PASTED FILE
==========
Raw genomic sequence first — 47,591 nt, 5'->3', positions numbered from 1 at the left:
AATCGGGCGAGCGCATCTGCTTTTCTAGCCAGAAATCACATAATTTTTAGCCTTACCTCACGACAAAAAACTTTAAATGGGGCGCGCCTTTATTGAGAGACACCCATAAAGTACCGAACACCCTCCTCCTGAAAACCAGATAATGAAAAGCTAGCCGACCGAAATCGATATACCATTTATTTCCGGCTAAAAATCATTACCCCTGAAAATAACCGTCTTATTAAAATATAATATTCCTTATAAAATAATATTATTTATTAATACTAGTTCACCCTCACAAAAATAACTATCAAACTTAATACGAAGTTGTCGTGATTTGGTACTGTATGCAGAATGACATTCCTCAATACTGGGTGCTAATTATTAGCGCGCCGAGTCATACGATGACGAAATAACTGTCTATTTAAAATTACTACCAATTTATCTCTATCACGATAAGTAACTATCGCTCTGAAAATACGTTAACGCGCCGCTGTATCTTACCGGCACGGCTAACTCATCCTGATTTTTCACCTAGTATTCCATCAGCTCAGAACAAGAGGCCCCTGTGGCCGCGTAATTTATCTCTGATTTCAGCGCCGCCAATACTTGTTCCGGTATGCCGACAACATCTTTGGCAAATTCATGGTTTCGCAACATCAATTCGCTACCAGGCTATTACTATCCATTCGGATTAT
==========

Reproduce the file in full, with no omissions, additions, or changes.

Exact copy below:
Raw genomic sequence first — 47,591 nt, 5'->3', positions numbered from 1 at the left:
AATCGGGCGAGCGCATCTGCTTTTCTAGCCAGAAATCACATAATTTTTAGCCTTACCTCACGACAAAAAACTTTAAATGGGGCGCGCCTTTATTGAGAGACACCCATAAAGTACCGAACACCCTCCTCCTGAAAACCAGATAATGAAAAGCTAGCCGACCGAAATCGATATACCATTTATTTCCGGCTAAAAATCATTACCCCTGAAAATAACCGTCTTATTAAAATATAATATTCCTTATAAAATAATATTATTTATTAATACTAGTTCACCCTCACAAAAATAACTATCAAACTTAATACGAAGTTGTCGTGATTTGGTACTGTATGCAGAATGACATTCCTCAATACTGGGTGCTAATTATTAGCGCGCCGAGTCATACGATGACGAAATAACTGTCTATTTAAAATTACTACCAATTTATCTCTATCACGATAAGTAACTATCGCTCTGAAAATACGTTAACGCGCCGCTGTATCTTACCGGCACGGCTAACTCATCCTGATTTTTCACCTAGTATTCCATCAGCTCAGAACAAGAGGCCCCTGTGGCCGCGTAATTTATCTCTGATTTCAGCGCCGCCAATACTTGTTCCGGTATGCCGACAACATCTTTGGCAAATTCATGGTTTCGCAACATCAATTCGCTACCAGGCTATTACTATCCATTCGGATTAT